Supply is driving the Atlantic Basin gasoline market tightness
As we witness US gasoline cracks moving toward levels matching 2021 highs, a year hit by severe unplanned supply problems and high refined product demand we can expect to see only further limitations to supplies as spring refinery maintenance ramps up across the globe and demand is set to grow for all refined products in a world emerging from the pandemic.
As we pass the first seven weeks of 2022, we have already witnessed US gasoline cracks moving toward levels matching 2021 highs, a year hit by severe unplanned supply problems and high refined product demand. Looking forward, we can expect to see only further limitations to supplies as spring refinery maintenance ramps up across the globe and demand is set to grow for all refined products in a world emerging from the pandemic.
Planned and unplanned PADD 3 refinery maintenance marked the start of this year, taking out several FCCs in Corpus Christi and Beaumont, impacting a large volume of refineries that typically export material to Atlantic Basin markets. PADD 3 refinery utilisation starts the year on a low level, being down almost 6% compared to the same period in 2020.
As a direct result of these turnarounds, we can see PADD 3 January gasoline exports fall to 570kbd, down 30% (or 250kbd) from the average of Q4 2021. Although early indications see February exports slightly higher, the current outages combined with low stocks are negatively impacting gasoline exports out of PADD 3, providing support to regional gasoline values and in extension cracks around the globe.
Alternative suppliers also face challenges
In previous years, we have seen European gasoline loadings towards the Americas make up for the shortfall in PADD 3 exports. However the region is limited by multi-year low gasoline stocks and low refinery runs due to high input (crude, hydrogen) and operational costs (carbon taxes). EU-16 onshore gasoline stocks were 110mb as of January 2022, 10% lower y-o-y, and 13% lower than 2019 levels, according to Euroilstock data.
Further adding to the Atlantic Basin gasoline tightness is the lack of arbitrage cargoes coming from the East of Suez. Refinery maintenance in the Middle East, lower export levels from China and solid regional demand, are all contributing to keep available volumes in the region, including extra volumes from South Korea and Japan.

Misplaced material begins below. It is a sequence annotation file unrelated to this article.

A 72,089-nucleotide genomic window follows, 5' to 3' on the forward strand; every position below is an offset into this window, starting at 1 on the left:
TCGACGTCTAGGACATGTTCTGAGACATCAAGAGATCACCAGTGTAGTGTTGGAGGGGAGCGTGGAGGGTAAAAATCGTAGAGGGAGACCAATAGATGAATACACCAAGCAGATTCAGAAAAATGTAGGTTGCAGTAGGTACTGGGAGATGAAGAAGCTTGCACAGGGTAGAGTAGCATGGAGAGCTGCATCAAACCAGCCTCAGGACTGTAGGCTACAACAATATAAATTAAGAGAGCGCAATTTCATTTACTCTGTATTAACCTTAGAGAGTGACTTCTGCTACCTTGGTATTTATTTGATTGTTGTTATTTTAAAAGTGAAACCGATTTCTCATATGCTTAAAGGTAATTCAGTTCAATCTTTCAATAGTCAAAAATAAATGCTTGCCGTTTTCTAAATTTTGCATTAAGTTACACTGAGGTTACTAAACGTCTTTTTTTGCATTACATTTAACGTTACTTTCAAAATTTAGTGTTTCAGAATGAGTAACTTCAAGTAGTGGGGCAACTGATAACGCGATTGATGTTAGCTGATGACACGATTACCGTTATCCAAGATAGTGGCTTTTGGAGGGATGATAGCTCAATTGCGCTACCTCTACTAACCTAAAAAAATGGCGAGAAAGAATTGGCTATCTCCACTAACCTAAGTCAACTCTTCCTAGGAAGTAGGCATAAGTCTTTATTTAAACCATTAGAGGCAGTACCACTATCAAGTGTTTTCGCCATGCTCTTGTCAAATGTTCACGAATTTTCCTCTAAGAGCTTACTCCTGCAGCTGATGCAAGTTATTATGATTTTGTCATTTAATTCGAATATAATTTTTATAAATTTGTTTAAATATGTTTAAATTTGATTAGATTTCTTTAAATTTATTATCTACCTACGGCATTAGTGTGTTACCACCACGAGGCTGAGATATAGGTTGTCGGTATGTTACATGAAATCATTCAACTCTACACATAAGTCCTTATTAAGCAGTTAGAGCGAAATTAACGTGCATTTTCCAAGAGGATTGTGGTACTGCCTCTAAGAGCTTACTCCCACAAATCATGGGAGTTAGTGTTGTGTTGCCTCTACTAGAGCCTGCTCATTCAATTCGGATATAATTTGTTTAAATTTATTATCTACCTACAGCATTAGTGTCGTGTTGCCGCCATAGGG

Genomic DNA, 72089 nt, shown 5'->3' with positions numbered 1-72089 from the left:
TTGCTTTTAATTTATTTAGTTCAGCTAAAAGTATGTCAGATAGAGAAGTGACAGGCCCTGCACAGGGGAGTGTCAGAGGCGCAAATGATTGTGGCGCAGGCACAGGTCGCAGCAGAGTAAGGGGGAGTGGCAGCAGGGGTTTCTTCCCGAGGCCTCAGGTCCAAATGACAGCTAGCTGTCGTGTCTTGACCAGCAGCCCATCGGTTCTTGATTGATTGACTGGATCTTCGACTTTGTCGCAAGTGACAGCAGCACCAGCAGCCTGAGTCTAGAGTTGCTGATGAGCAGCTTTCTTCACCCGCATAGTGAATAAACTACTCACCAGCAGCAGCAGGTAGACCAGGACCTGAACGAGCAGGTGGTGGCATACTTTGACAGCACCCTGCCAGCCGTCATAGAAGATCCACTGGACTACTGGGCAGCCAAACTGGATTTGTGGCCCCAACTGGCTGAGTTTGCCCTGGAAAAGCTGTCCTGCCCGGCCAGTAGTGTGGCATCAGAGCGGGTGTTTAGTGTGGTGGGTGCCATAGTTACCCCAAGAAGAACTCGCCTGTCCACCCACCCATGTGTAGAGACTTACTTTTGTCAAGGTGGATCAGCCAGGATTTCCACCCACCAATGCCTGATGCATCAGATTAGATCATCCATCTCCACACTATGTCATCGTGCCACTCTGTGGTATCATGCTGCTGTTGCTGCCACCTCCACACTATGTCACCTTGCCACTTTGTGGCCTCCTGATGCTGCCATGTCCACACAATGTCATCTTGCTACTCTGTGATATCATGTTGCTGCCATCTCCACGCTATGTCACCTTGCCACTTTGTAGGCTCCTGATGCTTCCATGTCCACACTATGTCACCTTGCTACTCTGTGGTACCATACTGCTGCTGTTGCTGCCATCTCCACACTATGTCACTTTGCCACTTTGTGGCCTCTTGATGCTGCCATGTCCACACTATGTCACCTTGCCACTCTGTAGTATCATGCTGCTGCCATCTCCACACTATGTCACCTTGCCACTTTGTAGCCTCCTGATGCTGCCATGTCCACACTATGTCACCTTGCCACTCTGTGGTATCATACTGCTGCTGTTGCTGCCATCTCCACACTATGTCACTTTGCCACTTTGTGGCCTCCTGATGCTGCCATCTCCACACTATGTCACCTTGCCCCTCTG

Early indications for gasoline/blending component loadings from Northwest Europe on MR and LR (1+2) tankers for the first half of February hint at a strong supply reaction from Europe, albeit the competition for these volumes is vivid, with Nigeria seeking prompt cargoes after the recent off-spec issue. The extra NWE volumes may help to cool markets a bit, but are pretty unlikely to be sustainable.
In the US, tight gasoline supplies due to the strong refinery and fluid catalytic cracker (FCC) maintenance this quarter have led to the country’s gasoline exports sinking to a 7-month low in January, with volumes trending down further in the first two weeks of this month. Fortunately, the fall of tonne-miles for gasoline from the US has been partially offset by stronger tonne-mile demand for jet and diesel, cushioning the impact on the overall TC18 MR tanker rates.
Hot LatAm demand
Mexican demand, the largest importer of gasoline from PADD 3, reached 684 kbd in December 2021, only 49kbd down from the same time in 2019, indicating that demand is rising again (Pemex statistics). And although domestic gasoline production has surpassed 2019 levels, 400 to 500kbd of seaborne imports are still required to meet demand.
Meanwhile, the Caribbean has been increasingly used as a home for gasoline/blending component cargoes, especially from Europe. This is likely to reflect a combination of strong regional demand and a mixed function of storage, blending and re-supply to LatAm markets.
Naphtha availability for the gasoline pool may be curtailed
As reforming margins stay strong in tandem with healthy Atlantic Basin gasoline demand, we see heavy naphtha grades move toward reformers in Northwest Europe, especially in January, for gasoline blending and possibly hydrogen production, with catalytic reformers being the only units in a refinery that produce rather than consume hydrogen.
From a global perspective we note naphtha imports generally trending lower over recent months, probably reflecting some combination of weaker steam cracker margins, less external supply needs amid all the new integrated refining/petchem capacity in China being ramped up, and a strong pull into the gasoline pool. However, we deem this trend unlikely to continue, with especially Asian players being likely to price up naphtha to attract again higher inflows from the Atlantic Basin, adding to the bullish cocktail for gasoline markets down the line.
Outlook for H1 2022 looks very promising
In conclusion, gasoline demand should show a strong performance over the coming months, as the Northern Hemisphere moves slowly into the driving season and the world recovers from Covid-19. On the supply side, a lot of refining maintenance is still coming up, with limited spare capacity in the system, illustrated by a strong comeback of Japan as transportation fuel exporter so far this year. Furthermore, the aging Western refining fleet appears increasingly prone to outages. Finally, with summer specs coming in, naphtha being unlikely to remain that cheap, and jet fuel demand set to stage a comeback, the options of refiners to produce and blend gasoline will be curtailed, making up for an overall very strong gasoline outlook over the next couple of months.
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